84-year-old barred from son's graduation
A Roman Catholic priest is asking a U.S. senator to help his mother in Ghana obtain permission to visit Pittsburgh and attend his graduation from Duquesne University.
The Rev. John Amankwah of Greenfield, a native of Ghana who became a U.S. citizen last fall, said the American embassy in the Ghana capital of Accra denied a request for two-month tourist visas for his 84-year-old mother, Mary Nsowaah, and his younger sister without explanation after they were interviewed.
"The woman told my mother, 'Your son cannot bring you to the United States,'" he said. "When my mother asked why, she said, 'I have no answer for you.'
"Immigration people can be rough," said Amankwah, who had paid a $200 processing fee and supplied required documents.
An aide to U.S. Sen. Rick Santorum, R-Penn Hills, intervened on Tuesday and has since advised Amankwah to file a second request and try to secure another interview for his mother immediately, said Christine Shott, Santorum's press secretary.
"Our office is working to help him prepare for the interview, when in fact it does happen," Shott said.
Santorum's office also e-mailed the embassy, asking for an explanation. The senator's letter emphasized the need to act quickly, since Amankwah will receive his doctorate in communications at a May 7 graduation ceremony on campus, Shott said.
"We've stressed the importance of taking some action, given the timing on this," but the embassy had not responded as of Wednesday afternoon, she said.
Immigration officials in Pittsburgh and Washington, D.C., could not be reached for comment yesterday.
Amankwah, 55, came to Pittsburgh in 1995 and has earned two master's degrees at Duquesne. He recently finished his doctoral dissertation and will receive a Ph.D. He has not seen his mother since last year, when he returned to Ghana to celebrate his 25th anniversary of ordination.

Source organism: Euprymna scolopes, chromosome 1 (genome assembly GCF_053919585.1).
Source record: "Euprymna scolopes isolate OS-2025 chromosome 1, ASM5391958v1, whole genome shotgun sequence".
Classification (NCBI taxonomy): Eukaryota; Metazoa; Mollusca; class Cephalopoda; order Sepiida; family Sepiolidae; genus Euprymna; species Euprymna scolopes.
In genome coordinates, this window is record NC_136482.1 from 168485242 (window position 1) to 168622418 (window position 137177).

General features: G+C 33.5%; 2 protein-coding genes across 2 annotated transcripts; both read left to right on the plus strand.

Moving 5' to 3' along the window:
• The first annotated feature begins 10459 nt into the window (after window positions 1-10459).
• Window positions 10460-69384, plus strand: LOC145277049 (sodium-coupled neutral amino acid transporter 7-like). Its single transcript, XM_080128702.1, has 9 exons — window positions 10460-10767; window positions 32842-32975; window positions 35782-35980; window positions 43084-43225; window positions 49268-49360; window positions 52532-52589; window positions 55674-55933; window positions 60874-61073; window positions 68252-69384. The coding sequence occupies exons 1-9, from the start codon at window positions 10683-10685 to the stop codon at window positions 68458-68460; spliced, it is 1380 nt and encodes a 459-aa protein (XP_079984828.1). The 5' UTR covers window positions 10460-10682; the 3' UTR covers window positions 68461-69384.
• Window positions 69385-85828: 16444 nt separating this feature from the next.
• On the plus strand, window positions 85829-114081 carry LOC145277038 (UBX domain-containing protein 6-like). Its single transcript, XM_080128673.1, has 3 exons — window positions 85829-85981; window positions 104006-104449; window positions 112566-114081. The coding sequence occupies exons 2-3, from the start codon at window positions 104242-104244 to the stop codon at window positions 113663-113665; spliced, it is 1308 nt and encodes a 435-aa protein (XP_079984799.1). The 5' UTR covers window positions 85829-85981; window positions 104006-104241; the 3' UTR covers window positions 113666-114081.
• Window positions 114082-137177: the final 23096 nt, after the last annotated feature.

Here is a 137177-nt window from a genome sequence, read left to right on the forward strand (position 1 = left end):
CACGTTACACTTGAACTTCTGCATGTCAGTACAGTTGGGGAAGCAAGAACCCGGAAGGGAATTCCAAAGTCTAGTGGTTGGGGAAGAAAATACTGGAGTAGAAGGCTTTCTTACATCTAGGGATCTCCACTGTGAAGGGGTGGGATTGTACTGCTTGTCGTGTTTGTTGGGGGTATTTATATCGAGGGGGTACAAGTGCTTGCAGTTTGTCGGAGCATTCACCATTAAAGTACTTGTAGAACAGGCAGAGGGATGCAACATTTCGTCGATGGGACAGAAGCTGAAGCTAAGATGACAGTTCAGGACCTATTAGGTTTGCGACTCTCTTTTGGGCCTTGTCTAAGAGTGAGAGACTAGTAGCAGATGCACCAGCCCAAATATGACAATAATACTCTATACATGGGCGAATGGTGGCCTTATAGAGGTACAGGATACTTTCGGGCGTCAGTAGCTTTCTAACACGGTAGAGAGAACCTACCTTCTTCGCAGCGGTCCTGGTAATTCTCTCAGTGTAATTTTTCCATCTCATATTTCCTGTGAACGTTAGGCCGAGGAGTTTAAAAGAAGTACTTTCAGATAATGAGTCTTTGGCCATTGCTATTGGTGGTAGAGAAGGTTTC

"She has prayed for me all this time to finish my Ph.D.," Amankwah said. "She used to tell me, 'If you finish and I die, I like it.' Now she has a chance to come and witness it."
When he first came to Pittsburgh, Amankwah was a priest in residence at St. Rosalia Parish in Greenfield, but he is no longer affiliated with the Catholic Diocese of Pittsburgh. While at the church, he struck up a friendship with a parishioner, Commander Kathryn Degler of the Pittsburgh Bureau of Police.
Degler later helped him secure a part-time clerical job with the city's Public Safety Department. He underwent a background investigation in order to work for the police department's Central Records and Reporting Unit, she said.
"He's been a help to us," Degler said. "It just seems like, why are we making it so difficult for people to leave (Ghana) and come here, when they don't intend to stay here? It's just so sad. She's up there in age."
Amankwah also taught a communications course at the University of Pittsburgh this semester, a university spokesman said.
His dissertation adviser at Duquesne, Associate Professor Janie Harden Fritz, described him as a bright student who was thoughtful and responsive to other students when he taught a communications course at that university.
"He loves people and ideas," said Fritz, director of the undergraduate program in the Department of Communication & Rhetorical Studies. "We think about doctoral education as being for the mind, but his heart and his soul are as large as his mind."